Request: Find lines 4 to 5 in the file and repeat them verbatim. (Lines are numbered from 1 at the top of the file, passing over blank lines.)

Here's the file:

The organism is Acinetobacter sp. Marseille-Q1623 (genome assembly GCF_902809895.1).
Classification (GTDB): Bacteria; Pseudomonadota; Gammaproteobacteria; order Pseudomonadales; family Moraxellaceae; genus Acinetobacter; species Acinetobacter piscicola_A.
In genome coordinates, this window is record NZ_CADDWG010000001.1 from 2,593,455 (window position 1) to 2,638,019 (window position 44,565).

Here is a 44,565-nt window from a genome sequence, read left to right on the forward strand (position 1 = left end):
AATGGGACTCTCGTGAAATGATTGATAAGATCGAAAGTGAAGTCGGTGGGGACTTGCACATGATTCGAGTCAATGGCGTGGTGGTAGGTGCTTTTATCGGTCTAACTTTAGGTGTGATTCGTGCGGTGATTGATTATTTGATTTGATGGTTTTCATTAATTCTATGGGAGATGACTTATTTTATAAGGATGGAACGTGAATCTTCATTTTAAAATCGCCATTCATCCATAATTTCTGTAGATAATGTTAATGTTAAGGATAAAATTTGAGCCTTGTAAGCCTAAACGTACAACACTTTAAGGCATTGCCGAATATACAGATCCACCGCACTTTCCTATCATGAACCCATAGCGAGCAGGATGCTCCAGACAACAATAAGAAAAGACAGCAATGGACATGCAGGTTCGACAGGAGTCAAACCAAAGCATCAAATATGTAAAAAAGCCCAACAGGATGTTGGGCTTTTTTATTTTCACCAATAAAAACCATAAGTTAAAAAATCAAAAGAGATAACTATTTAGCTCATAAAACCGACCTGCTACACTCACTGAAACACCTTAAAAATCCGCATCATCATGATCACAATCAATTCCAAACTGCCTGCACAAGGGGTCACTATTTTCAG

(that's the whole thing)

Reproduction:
Here is a 44,565-nt window from a genome sequence, read left to right on the forward strand (position 1 = left end):
AATGGGACTCTCGTGAAATGATTGATAAGATCGAAAGTGAAGTCGGTGGGGACTTGCACATGATTCGAGTCAATGGCGTGGTGGTAGGTGCTTTTATCGGTCTAACTTTAGGTGTGATTCGTGCGGTGATTGATTATTTGATTTGATGGTTTTCATTAATTCTATGGGAGATGACTTATTTTATAAGGATGGAACGTGAATCTTCATTTTAAAATCGCCATTCATCCATAATTTCTGTAGATAATGTTAATGTTAAGGATAAAATTTGAGCCTTGTAAGCCTAAACGTACAACACTTTAAGGCATTGCCGAATATACAGATCCACCGCACTTTCCTATCATGAACCCATAGCGAGCAGGATGCTCCAGACAACAATAAGAAAAGACAGCAATGGACATGCAGGTTCGACAGGAGTCAAACCAAAGCATCAAATATGTAAAAAAGCCCAACAGGATGTTGGGCTTTTTTATTTTCACCAATAAAAACCATAAGTTAAAAAATCAAAAGAGATAACTATTTAGCTCATAAAACCGACCTGCTACACTCACTGAAACACCTTAAAAATCCGCATCATCATGATCACAATCAATTCCAAACTGCCTGCACAAGGGGTCACTATTTTCAG